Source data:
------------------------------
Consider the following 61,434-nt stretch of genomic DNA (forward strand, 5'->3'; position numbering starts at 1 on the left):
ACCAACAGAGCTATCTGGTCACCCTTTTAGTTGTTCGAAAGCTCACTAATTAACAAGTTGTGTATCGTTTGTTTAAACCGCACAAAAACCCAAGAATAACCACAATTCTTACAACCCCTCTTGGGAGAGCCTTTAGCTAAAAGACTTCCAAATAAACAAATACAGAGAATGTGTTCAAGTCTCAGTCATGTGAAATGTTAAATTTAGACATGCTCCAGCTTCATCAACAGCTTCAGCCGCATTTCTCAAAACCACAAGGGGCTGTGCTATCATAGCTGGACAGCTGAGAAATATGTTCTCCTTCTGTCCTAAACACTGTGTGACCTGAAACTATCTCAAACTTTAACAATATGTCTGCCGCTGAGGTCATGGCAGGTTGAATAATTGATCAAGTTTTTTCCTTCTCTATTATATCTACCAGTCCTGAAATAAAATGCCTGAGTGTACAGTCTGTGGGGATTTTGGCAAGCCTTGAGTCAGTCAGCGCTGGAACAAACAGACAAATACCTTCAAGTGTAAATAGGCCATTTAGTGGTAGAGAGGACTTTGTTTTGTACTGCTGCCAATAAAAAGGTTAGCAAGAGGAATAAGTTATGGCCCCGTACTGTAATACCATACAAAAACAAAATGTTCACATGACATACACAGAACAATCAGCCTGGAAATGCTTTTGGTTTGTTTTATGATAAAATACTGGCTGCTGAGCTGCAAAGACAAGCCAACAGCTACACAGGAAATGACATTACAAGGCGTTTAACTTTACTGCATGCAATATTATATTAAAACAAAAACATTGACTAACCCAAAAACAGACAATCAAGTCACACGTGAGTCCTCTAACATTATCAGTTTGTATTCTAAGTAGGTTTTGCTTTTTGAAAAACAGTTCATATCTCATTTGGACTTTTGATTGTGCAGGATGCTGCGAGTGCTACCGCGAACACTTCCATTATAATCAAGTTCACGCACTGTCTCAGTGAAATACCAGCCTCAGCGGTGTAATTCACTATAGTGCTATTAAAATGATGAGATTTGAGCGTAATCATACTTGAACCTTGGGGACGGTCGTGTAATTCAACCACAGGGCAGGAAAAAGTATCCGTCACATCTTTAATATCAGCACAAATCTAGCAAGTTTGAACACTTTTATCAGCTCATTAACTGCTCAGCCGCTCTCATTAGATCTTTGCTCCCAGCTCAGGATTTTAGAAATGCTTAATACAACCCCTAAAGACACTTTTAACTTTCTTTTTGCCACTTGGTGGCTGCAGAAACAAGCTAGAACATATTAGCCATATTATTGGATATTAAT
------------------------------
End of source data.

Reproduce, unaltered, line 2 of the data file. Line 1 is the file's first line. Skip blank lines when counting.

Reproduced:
ACCAACAGAGCTATCTGGTCACCCTTTTAGTTGTTCGAAAGCTCACTAATTAACAAGTTGTGTATCGTTTGTTTAAACCGCACAAAAACCCAAGAATAACCACAATTCTTACAACCCCTCTTGGGAGAGCCTTTAGCTAAAAGACTTCCAAATAAACAAATACAGAGAATGTGTTCAAGTCTCAGTCATGTGAAATGTTAAATTTAGACATGCTCCAGCTTCATCAACAGCTTCAGCCGCATTTCTCAAAACCACAAGGGGCTGTGCTATCATAGCTGGACAGCTGAGAAATATGTTCTCCTTCTGTCCTAAACACTGTGTGACCTGAAACTATCTCAAACTTTAACAATATGTCTGCCGCTGAGGTCATGGCAGGTTGAATAATTGATCAAGTTTTTTCCTTCTCTATTATATCTACCAGTCCTGAAATAAAATGCCTGAGTGTACAGTCTGTGGGGATTTTGGCAAGCCTTGAGTCAGTCAGCGCTGGAACAAACAGACAAATACCTTCAAGTGTAAATAGGCCATTTAGTGGTAGAGAGGACTTTGTTTTGTACTGCTGCCAATAAAAAGGTTAGCAAGAGGAATAAGTTATGGCCCCGTACTGTAATACCATACAAAAACAAAATGTTCACATGACATACACAGAACAATCAGCCTGGAAATGCTTTTGGTTTGTTTTATGATAAAATACTGGCTGCTGAGCTGCAAAGACAAGCCAACAGCTACACAGGAAATGACATTACAAGGCGTTTAACTTTACTGCATGCAATATTATATTAAAACAAAAACATTGACTAACCCAAAAACAGACAATCAAGTCACACGTGAGTCCTCTAACATTATCAGTTTGTATTCTAAGTAGGTTTTGCTTTTTGAAAAACAGTTCATATCTCATTTGGACTTTTGATTGTGCAGGATGCTGCGAGTGCTACCGCGAACACTTCCATTATAATCAAGTTCACGCACTGTCTCAGTGAAATACCAGCCTCAGCGGTGTAATTCACTATAGTGCTATTAAAATGATGAGATTTGAGCGTAATCATACTTGAACCTTGGGGACGGTCGTGTAATTCAACCACAGGGCAGGAAAAAGTATCCGTCACATCTTTAATATCAGCACAAATCTAGCAAGTTTGAACACTTTTATCAGCTCATTAACTGCTCAGCCGCTCTCATTAGATCTTTGCTCCCAGCTCAGGATTTTAGAAATGCTTAATACAACCCCTAAAGACACTTTTAACTTTCTTTTTGCCACTTGGTGGCTGCAGAAACAAGCTAGAACATATTAGCCATATTATTGGATATTAAT